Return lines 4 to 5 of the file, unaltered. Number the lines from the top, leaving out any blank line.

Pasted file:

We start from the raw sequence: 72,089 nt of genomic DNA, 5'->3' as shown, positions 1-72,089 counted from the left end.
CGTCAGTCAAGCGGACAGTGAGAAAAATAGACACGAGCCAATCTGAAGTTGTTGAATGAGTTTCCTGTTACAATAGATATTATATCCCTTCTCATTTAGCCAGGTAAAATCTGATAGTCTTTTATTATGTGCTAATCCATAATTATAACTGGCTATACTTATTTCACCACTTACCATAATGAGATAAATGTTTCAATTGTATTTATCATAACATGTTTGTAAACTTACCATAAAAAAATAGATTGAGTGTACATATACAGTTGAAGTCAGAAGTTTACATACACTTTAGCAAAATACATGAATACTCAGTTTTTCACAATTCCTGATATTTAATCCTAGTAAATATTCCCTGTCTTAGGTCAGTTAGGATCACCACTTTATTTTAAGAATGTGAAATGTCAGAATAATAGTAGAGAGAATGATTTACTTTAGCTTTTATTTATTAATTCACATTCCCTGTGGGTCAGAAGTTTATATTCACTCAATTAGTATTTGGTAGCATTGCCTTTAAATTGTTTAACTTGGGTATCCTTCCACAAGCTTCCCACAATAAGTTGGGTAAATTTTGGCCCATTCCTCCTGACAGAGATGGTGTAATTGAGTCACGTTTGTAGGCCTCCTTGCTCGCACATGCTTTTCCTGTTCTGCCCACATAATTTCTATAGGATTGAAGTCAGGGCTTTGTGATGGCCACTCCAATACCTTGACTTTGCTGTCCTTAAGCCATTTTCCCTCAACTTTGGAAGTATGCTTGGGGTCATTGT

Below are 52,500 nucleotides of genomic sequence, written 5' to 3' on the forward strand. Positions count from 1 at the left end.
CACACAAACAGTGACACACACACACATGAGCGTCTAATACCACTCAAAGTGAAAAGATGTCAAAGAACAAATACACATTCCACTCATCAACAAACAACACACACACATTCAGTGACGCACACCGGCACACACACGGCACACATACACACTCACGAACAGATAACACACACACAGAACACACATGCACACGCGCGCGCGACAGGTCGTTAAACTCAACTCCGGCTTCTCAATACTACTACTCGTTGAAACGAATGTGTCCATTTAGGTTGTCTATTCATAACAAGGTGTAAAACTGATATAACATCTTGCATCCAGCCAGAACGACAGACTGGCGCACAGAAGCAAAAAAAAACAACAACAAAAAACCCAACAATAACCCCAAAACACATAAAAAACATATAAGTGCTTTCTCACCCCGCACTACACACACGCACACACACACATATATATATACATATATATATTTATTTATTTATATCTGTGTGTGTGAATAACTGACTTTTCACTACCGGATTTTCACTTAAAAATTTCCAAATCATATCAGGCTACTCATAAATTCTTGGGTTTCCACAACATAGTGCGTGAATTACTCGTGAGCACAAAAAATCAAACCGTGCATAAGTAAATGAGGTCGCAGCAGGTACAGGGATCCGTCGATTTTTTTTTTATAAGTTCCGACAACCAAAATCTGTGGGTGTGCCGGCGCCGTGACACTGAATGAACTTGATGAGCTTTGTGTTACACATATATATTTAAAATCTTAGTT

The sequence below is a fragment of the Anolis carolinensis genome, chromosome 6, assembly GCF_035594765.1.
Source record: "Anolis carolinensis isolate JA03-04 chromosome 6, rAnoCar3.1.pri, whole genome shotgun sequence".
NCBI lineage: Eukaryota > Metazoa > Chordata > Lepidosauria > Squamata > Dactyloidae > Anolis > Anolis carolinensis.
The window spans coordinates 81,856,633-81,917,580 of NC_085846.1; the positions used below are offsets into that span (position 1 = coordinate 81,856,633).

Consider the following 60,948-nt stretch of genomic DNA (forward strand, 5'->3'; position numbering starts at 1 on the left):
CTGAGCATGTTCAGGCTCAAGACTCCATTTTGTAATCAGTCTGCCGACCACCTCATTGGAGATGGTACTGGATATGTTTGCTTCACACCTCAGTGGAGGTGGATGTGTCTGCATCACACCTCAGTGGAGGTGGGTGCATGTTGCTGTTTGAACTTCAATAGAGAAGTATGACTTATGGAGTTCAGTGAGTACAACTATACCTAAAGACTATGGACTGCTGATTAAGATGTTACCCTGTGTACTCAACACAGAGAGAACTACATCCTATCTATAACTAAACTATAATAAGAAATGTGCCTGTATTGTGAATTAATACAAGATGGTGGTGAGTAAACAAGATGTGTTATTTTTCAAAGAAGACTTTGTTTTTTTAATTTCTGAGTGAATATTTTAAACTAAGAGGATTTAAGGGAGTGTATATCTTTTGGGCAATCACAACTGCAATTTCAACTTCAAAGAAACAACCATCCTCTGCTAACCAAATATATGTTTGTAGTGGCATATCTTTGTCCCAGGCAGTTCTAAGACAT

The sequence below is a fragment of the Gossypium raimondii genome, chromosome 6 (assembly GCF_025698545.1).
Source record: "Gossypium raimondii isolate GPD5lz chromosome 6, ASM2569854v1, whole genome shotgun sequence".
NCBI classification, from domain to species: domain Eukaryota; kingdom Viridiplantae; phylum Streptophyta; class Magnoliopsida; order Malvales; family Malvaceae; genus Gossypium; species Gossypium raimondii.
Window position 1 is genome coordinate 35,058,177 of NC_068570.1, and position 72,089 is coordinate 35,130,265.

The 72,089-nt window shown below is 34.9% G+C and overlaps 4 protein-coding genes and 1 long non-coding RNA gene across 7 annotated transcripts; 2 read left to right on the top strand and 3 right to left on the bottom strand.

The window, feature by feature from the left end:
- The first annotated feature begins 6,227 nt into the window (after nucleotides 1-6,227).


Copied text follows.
CACACAAACAGTGACACACACACACATGAGCGTCTAATACCACTCAAAGTGAAAAGATGTCAAAGAACAAATACACATTCCACTCATCAACAAACAACACACACACATTCAGTGACGCACACCGGCACACACACGGCACACATACACACTCACGAACAGATAACACACACACAGAACACACATGCACACGCGCGCGCGACAGGTCGTTAAACTCAACTCCGGCTTCTCAATACTACTACTCGTTGAAACGAATGTGTCCATTTAGGTTGTCTATTCATAACAAGGTGTAAAACTGATATAACATCTTGCATCCAGCCAGAACGACAGACTGGCGCACAGAAGCAAAAAAAAACAACAACAAAAAACCCAACAATAACCCCAAAACACATAAAAAACATATAAGTGCTTTCTCACCCCGCACTACACACACGCACACACACACATATATATATACATATATATATTTATTTATTTATATCTGTGTGTGTGAATAACTGACTTTTCACTACCGGATTTTCACTTAAAAATTTCCAAATCATATCAGGCTACTCATAAATTCTTGGGTTTCCACAACATAGTGCGTGAATTACTCGTGAGCACAAAAAATCAAACCGTGCATAAGTAAATGAGGTCGCAGCAGGTACAGGGATCCGTCGATTTTTTTTTTATAAGTTCCGACAACCAAAATCTGTGGGTGTGCCGGCGCCGTGACACTGAATGAACTTGATGAGCTTTGTGTTACACATATATATTTAAAATCTTAGTT

The sequence below is a fragment of the Anolis carolinensis genome, chromosome 6, assembly GCF_035594765.1.